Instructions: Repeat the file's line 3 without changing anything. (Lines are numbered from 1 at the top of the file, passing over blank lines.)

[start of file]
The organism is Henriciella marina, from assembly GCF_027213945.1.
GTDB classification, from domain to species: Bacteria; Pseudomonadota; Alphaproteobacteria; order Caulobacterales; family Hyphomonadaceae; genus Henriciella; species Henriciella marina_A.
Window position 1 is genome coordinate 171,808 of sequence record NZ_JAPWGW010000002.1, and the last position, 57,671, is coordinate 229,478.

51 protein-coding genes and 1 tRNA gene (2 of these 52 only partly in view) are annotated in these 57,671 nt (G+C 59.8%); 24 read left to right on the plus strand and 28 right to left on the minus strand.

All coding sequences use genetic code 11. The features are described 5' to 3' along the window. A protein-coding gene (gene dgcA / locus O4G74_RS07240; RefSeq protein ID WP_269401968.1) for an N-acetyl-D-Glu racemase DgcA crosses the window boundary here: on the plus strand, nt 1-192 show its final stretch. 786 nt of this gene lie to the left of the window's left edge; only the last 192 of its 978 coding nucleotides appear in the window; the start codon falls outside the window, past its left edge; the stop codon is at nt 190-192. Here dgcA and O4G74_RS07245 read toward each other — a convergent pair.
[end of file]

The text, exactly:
Window position 1 is genome coordinate 171,808 of sequence record NZ_JAPWGW010000002.1, and the last position, 57,671, is coordinate 229,478.